As I would wish those who are interested in Mr Palliser's fortunes
to know the ultimate result of this adventure, and as we shall not
have space to return to his affairs in this little history, I may,
perhaps, be allowed to press somewhat forward, and tell what Fortune
did for him before the close of that London season. Everybody knows
that in that spring Lady Glencora MacCluskie was brought out before
the world, and it is equally well known that she, as the only child
of the late Lord of the Isles, was the great heiress of the day. It
is true that the hereditary possession of Skye, Staffa, Mull, Arran,
and Bute went, with the title, to the Marquis of Auldreekie, together
with the counties of Caithness and Ross-shire. But the property in
Fife, Aberdeen, Perth, and Kincardineshire, comprising the greater
part of those counties, and the coal-mines in Lanark, as well as the
enormous estate within the city of Glasgow, were unentailed, and went
to the Lady Glencora. She was a fair girl, with bright blue eyes and
short wavy flaxen hair, very soft to the eye. The Lady Glencora was
small in stature, and her happy round face lacked, perhaps, the
highest grace of female beauty. But there was ever a smile upon it,
at which it was very pleasant to look; and the intense interest with
which she would dance, and talk, and follow up every amusement that
was offered her, was very charming. The horse she rode was the
dearest love--oh! she loved him so dearly! And she had a little
dog that was almost as dear as the horse. The friend of her youth,
Sabrina Scott, was--oh, such a girl! And her cousin, the little Lord
of the Isles, the heir of the marquis, was so gracious and beautiful
that she was always covering him with kisses. Unfortunately he was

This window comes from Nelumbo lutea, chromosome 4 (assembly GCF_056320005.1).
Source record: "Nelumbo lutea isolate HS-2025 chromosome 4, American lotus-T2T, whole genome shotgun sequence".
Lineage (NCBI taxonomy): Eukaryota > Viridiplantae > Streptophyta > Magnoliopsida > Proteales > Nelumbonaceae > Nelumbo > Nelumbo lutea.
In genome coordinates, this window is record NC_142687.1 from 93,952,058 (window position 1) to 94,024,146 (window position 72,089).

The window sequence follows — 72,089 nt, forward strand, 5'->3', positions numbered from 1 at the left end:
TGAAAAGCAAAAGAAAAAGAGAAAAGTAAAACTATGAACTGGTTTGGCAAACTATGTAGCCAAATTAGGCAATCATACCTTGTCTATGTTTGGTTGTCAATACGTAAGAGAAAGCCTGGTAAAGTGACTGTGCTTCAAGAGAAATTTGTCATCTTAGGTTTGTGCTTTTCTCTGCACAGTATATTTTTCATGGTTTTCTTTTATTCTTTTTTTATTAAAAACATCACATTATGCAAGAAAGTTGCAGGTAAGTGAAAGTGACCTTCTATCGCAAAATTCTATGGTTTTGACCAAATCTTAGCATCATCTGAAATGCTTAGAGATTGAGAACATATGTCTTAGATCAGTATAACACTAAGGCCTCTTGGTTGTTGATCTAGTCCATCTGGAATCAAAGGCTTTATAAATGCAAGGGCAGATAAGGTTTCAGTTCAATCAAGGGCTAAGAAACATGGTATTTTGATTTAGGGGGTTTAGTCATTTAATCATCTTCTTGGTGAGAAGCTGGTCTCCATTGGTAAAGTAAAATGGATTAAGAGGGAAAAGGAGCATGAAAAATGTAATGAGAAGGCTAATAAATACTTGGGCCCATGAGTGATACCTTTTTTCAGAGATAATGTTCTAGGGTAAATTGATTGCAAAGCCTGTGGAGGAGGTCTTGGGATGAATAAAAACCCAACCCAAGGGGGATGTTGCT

only six, so that there was hardly a possibility that the properties
should be brought together.
But Lady Glencora, though she was so charming, had even in this, her
first outset upon the world, given great uneasiness to her friends,
and caused the Marquis of Auldreekie to be almost wild with dismay.
There was a terribly handsome man about town, who had spent every
shilling that anybody would give him, who was very fond of brandy,
who was known, but not trusted, at Newmarket, who was said to be deep
in every vice, whose father would not speak to him;--and with him the
Lady Glencora was never tired of dancing. One morning she had told
her cousin the marquis, with a flashing eye,--for the round blue eye
could flash,--that Burgo Fitzgerald was more sinned against than
sinning. Ah me! what was a guardian marquis, anxious for the fate of
the family property, to do under such circumstances as that?
But before the end of the season the marquis and the duke were
both happy men, and we will hope that the Lady Glencora also was
satisfied. Mr Plantagenet Palliser had danced with her twice, and had
spoken his mind. He had an interview with the marquis, which was
preeminently satisfactory, and everything was settled. Glencora no
doubt told him how she had accepted that plain gold ring from Burgo
Fitzgerald, and how she had restored it; but I doubt whether she ever
told him of that wavy lock of golden hair which Burgo still keeps in
his receptacle for such treasures.
"Plantagenet," said the duke, with quite unaccustomed warmth, "in
this, as in all things, you have shown yourself to be everything that
I could desire. I have told the marquis that Matching Priory, with
the whole estate, should be given over to you at once. It is the most
comfortable country-house I know. Glencora shall have The Horns as
her wedding present."
But the genial, frank delight of Mr Fothergill pleased Mr Palliser
the most. The heir of the Pallisers had done his duty, and Mr
Fothergill was unfeignedly a happy man.
|Art of Worldly Wisdom Daily|